WATERVILLE — Colby College’s Center for Small Town Jewish Life will host the third in a series of Community Conversations 6:30-8:30 p.m. Sunday, March 11, at Beth Israel Congregation, 291 Main St.
This event is free and open to the public.
The program will feature Amy Walter, national editor of The Cook Political Report, and Steven Jacobson, vice president for strategy at the Dorot Foundation and director of the Dorot Fellowship in Israel. They will address the topic of “Faith and Equality: How do we get along when our personal faith and societal conceptions of equality and justice diverge?” This is the final conversation in a series titled: “Are We One? Speaking as a Divided Nation.”
Community Conversations is a series of three discussions bringing together Waterville faith and community institutions with Colby faculty and students to discuss major issues of common concern. Each conversation features two thought-leaders — one Jewish and one secular — in conversation with each other, followed by group discussions over coffee and dessert, catered by Acadia Cakes.
Amy Walter, Colby ’91, is the national editor of The Cook Political Report, a preeminent source of non-partisan political analysis relied on for accurate political forecasting. She provides analysis of the issues, trends, and events that shape the political environment. Her weekly column appears at cookpolitical.com. Over the past 19 years, Walter has built a reputation as an accurate, objective, and insightful political analyst with unparalleled access to campaign insiders and decision makers. Known as one of the best political journalists covering Washington, she is the former political director of ABC News. She is also a regular panelist on NBC’s Meet the Press, Fox News’ Special Report with Bret Baier, and CBS’s Face the Nation, and she provides political analysis for the PBS NewsHour. She was named one of DC’s “50 Top Journalists” by Washingtonian Magazine in 2009. She is a member of the Board of Trustees at Colby College.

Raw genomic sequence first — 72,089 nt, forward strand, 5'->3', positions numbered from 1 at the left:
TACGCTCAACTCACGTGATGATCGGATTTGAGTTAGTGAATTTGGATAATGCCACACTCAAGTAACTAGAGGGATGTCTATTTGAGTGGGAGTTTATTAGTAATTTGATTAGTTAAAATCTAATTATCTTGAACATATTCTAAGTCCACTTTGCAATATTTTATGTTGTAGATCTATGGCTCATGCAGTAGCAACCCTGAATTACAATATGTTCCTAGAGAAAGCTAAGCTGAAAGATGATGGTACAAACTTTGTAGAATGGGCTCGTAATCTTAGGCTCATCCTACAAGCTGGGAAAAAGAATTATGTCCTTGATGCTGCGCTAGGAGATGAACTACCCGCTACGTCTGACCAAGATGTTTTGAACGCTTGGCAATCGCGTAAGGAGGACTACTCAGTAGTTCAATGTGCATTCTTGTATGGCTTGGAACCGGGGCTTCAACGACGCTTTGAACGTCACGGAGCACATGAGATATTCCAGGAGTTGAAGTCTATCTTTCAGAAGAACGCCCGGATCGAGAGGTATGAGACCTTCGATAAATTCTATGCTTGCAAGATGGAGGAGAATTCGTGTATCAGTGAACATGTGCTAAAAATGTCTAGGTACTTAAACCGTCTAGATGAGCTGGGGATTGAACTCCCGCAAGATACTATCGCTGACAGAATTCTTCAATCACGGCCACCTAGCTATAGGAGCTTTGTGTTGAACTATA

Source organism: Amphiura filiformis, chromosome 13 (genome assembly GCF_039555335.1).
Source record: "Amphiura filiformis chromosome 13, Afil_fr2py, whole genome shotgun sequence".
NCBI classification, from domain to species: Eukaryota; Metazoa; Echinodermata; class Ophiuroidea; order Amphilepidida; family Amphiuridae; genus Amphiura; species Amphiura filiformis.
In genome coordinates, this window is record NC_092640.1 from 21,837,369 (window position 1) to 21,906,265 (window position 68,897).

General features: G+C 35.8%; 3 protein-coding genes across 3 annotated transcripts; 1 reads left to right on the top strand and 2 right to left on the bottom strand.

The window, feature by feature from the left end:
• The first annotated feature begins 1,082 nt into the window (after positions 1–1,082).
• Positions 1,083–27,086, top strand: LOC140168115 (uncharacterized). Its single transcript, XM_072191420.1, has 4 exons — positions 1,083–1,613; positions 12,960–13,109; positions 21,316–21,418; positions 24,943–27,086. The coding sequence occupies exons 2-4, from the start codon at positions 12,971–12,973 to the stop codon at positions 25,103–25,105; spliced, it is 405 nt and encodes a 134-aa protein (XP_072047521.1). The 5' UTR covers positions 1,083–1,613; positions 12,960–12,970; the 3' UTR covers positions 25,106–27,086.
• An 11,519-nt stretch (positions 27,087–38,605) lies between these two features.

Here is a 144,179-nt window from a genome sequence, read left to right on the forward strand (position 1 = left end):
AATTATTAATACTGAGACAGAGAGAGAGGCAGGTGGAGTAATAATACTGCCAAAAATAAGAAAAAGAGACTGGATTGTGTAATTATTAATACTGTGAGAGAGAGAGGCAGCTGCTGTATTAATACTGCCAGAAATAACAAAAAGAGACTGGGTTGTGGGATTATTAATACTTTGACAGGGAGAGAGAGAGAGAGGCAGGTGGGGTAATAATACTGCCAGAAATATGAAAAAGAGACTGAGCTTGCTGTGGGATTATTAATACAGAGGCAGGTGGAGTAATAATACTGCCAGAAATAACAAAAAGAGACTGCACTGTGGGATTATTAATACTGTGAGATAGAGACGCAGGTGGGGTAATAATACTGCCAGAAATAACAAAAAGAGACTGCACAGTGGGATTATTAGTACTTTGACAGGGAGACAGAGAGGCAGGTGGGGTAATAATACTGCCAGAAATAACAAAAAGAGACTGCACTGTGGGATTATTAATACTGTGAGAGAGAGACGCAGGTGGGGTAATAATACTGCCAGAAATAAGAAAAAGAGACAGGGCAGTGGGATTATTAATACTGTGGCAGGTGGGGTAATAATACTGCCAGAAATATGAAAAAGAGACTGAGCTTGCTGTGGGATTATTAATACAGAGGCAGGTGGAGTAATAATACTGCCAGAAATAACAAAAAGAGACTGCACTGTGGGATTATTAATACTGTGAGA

Steven Jacobson is vice president for strategy at the Dorot Foundation and director of the Dorot Fellowship in Israel. A lifelong student, and sometime teacher, of the American Jewish experience, he has been Hillel director at the University of Kansas, director of the Curricular Project for International Jewish Communal Service, and instructor of the Hornstein Program at Brandeis University. As part of his work with the Dorot Fellowship, he has led the development of an innovative leadership training curriculum and leads an annual seminar in Budapest about the historical and contemporary Jewish experience of Hungary. He consults to a variety of nascent-stage Jewish initiatives and is currently on the board of Encounter, a non-partisan educational organization cultivating informed and constructive Jewish leadership on the Israeli-Palestinian conflict. Jacobson has degrees from the University of Kansas and Brandeis University and was a senior fellow of the Melton Center for Diaspora Jewish Education at the Hebrew University of Jerusalem.
The program is sponsored by the Center for Small Town Jewish Life, Beth Israel Congregation, Colby College, and the Mid-Maine Interfaith Clergy Association.